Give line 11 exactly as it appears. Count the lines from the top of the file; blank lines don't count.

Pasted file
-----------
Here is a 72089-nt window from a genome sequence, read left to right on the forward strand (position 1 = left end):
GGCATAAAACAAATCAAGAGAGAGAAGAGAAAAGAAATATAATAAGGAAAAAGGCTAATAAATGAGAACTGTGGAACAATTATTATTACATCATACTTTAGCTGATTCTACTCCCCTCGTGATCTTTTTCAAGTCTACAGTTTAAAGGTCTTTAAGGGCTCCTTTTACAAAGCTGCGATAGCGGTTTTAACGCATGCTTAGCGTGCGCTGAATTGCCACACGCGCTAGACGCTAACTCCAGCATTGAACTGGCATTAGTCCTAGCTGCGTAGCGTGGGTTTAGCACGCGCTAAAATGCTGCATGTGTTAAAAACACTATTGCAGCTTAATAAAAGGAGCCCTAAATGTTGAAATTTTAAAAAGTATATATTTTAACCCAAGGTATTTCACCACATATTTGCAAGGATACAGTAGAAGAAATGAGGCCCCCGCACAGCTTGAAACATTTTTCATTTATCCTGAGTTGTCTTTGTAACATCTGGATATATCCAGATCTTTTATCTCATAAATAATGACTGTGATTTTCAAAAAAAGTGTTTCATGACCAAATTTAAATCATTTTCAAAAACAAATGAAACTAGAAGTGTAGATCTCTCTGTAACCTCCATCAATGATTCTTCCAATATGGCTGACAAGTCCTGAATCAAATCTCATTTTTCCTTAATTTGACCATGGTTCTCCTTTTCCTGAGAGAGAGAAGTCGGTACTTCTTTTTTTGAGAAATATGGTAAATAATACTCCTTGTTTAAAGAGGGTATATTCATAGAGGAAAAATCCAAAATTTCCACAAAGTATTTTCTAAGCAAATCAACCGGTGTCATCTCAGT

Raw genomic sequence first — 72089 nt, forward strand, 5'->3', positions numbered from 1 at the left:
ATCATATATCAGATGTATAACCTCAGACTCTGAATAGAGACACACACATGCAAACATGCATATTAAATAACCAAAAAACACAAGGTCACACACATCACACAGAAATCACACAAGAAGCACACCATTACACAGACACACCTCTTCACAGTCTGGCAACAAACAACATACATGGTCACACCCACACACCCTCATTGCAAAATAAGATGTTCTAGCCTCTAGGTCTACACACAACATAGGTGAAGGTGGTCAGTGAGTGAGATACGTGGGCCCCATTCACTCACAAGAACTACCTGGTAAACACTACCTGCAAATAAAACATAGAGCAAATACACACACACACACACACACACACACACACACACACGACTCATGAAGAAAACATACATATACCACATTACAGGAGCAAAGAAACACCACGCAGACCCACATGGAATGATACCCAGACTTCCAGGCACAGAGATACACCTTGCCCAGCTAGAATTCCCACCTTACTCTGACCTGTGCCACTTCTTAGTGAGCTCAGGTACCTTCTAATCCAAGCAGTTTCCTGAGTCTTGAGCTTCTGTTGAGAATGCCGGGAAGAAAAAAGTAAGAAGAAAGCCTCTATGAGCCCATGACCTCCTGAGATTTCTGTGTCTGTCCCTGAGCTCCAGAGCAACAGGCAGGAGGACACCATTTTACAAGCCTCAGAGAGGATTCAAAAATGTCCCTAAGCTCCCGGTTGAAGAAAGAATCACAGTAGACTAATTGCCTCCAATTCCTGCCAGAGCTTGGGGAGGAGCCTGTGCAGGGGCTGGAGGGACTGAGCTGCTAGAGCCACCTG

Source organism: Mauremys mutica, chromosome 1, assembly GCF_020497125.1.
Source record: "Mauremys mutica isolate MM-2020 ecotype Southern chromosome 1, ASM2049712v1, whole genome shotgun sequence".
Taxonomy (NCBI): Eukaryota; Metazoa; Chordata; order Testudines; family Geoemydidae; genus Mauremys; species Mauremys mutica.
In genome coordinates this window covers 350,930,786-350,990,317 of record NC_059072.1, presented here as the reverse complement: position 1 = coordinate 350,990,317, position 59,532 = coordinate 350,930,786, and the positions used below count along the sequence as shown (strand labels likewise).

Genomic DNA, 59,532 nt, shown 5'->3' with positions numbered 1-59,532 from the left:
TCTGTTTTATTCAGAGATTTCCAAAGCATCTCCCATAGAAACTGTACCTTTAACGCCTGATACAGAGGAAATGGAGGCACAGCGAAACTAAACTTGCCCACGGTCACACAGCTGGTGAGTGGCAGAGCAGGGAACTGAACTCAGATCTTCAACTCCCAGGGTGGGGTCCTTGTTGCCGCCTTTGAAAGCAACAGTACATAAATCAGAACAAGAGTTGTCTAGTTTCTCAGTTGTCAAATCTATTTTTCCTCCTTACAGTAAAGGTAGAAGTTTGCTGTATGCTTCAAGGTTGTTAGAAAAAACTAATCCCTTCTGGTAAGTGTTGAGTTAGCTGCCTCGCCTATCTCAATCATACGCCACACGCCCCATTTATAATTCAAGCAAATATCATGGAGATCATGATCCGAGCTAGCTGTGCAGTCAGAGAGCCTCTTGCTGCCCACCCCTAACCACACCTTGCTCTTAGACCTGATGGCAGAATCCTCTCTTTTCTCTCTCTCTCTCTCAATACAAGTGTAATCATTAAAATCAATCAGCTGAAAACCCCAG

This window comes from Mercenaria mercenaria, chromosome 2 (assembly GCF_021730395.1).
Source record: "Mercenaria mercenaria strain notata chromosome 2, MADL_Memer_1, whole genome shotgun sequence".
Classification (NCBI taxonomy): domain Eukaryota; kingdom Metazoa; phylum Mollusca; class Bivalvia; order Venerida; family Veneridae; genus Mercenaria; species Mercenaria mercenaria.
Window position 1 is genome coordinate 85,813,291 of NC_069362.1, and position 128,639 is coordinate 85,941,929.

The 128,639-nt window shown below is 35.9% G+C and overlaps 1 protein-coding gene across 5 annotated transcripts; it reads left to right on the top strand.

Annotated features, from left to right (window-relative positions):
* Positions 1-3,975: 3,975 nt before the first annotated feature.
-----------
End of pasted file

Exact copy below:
This window comes from Mercenaria mercenaria, chromosome 2 (assembly GCF_021730395.1).